AMC is Disappointed in the Lack of Consultation Regarding Funds for Youth Justice Services in Manitoba
April 18, 2023
Treaty One Territory, Manitoba
Treaty One Territory, Manitoba – The Assembly of Manitoba Chiefs (AMC) issues the following statement in response to Federal Justice Minister David Lametti announcing $49.8 million for the province of Manitoba to go towards helping keep youth out of the justice system.
AMC and Grand Chief Cathy Merrick demand that the Federal Government invest the funding made available directly to First Nations that will ensure the following: timely access to services regardless of a client’s residence; the provision of community justice workers in each First Nation; strong family and community engagement; land-based culturally affirming ceremonies and activities; and enhanced training and professional development for on-site staff.
It is well documented that one of the primary impacts of colonialism is First Nations youth in Manitoba represent youth custody statistics at disproportionately higher rates than their non-First Nations counterparts. Due to the number of structural barriers and systemic racism our young people face, resources must be made accessible to First Nations directly, as provincially funded programs have historically been more burdensome to apply for and work in partnership with.
“I am curious to know why the Federal Government is divvying up funding via the provincial government when, as First Nations, it is our right to access these and other program funds from the Federal Government,” said Grand Chief Cathy Merrick. “To add another middleman does nothing more than convolute an already burdensome process for accessing the preventative and responsive resources needed by First Nations to ensure just processes for their own youth who are exposed to the justice system.”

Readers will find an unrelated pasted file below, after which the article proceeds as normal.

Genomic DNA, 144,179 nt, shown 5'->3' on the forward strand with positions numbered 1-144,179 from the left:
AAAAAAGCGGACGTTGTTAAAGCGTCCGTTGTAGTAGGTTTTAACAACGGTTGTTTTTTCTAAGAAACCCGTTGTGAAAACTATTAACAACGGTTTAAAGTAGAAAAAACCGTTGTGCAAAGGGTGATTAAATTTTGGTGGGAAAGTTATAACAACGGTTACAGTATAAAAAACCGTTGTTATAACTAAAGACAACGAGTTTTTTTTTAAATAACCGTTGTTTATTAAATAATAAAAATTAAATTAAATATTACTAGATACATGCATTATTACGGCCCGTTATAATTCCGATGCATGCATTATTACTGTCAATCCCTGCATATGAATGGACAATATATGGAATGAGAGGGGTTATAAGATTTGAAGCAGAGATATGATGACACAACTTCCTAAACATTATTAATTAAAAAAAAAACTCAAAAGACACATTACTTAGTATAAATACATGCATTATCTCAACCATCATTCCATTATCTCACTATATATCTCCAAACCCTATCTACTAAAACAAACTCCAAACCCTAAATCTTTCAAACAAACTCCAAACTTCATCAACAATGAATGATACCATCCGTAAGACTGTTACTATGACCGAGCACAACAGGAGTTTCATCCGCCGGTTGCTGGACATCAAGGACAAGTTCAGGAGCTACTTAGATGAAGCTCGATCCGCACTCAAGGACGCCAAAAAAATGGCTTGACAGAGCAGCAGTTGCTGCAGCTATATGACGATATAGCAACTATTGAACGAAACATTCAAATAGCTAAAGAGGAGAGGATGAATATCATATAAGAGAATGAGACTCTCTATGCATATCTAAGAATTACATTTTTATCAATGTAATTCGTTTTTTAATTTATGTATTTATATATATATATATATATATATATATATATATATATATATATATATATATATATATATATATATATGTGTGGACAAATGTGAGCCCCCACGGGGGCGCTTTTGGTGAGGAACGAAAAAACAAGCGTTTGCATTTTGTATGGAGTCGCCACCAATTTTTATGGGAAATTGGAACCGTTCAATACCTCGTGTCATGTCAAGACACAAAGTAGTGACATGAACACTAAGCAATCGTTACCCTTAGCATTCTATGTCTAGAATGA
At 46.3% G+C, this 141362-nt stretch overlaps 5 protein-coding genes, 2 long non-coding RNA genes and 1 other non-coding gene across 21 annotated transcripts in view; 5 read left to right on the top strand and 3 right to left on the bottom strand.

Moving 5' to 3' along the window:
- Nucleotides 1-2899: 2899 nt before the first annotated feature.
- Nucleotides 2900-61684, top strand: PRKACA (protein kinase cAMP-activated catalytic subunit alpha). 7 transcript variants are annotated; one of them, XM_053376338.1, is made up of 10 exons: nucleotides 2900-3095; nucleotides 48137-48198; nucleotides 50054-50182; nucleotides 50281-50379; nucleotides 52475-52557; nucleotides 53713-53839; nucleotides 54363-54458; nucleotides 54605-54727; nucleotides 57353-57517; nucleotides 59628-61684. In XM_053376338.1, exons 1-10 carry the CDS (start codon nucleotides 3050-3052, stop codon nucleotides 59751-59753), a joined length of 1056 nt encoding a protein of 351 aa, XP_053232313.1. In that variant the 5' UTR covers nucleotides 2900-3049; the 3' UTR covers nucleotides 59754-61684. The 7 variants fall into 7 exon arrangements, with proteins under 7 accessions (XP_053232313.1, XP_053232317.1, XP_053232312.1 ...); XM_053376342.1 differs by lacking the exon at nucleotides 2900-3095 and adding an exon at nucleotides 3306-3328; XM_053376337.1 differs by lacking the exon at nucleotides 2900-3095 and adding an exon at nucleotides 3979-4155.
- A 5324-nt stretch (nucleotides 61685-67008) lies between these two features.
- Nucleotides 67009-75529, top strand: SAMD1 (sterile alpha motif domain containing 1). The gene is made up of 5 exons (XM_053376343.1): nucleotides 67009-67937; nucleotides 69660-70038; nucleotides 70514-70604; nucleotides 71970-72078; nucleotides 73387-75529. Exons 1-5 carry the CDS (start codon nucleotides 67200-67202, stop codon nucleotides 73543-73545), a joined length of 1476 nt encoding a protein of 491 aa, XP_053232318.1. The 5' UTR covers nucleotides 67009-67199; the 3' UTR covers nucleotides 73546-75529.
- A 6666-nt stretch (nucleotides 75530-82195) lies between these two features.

This allocation of funding to the Federal Government through provincial channels is concerning as Manitoba has among the worst records of the provinces for disproportionately incarcerating Indigenous peoples. An Indigenous person in Manitoba is more than 13 times as likely as a non-Indigenous resident to be imprisoned. In the AMC Alternative Federal Budget, we have outlined in specific detail what is required for First Nations in Manitoba to manage restorative Justice Programs.
“We have made it very clear that colonial systems do not work for First Nations and that to honour the commitments of Reconciliation made by Federal Treaty partners,” said Grand Chief Cathy Merrick. “We must be included in vital conversations, especially at the decision-making government tables, such as those to do with Youth Justice Services funding.”
For more information, please contact:
Assembly of Manitoba Chiefs
About the Assembly of Manitoba Chiefs
The AMC was formed in 1988 by the Chiefs in Manitoba to advocate on issues that commonly affect First Nations in Manitoba. AMC is an authorized representative of 62 of the 63 First Nations in Manitoba with a total of more than 151,000 First Nation citizens in the province, accounting for approximately 12 percent of the provincial population. AMC represents a diversity of Anishinaabe (Ojibway), Nehetho / Ininew (Cree), Anishininew (Ojibwe-Cree), Denesuline (Dene) and Dakota Oyate (Dakota) people.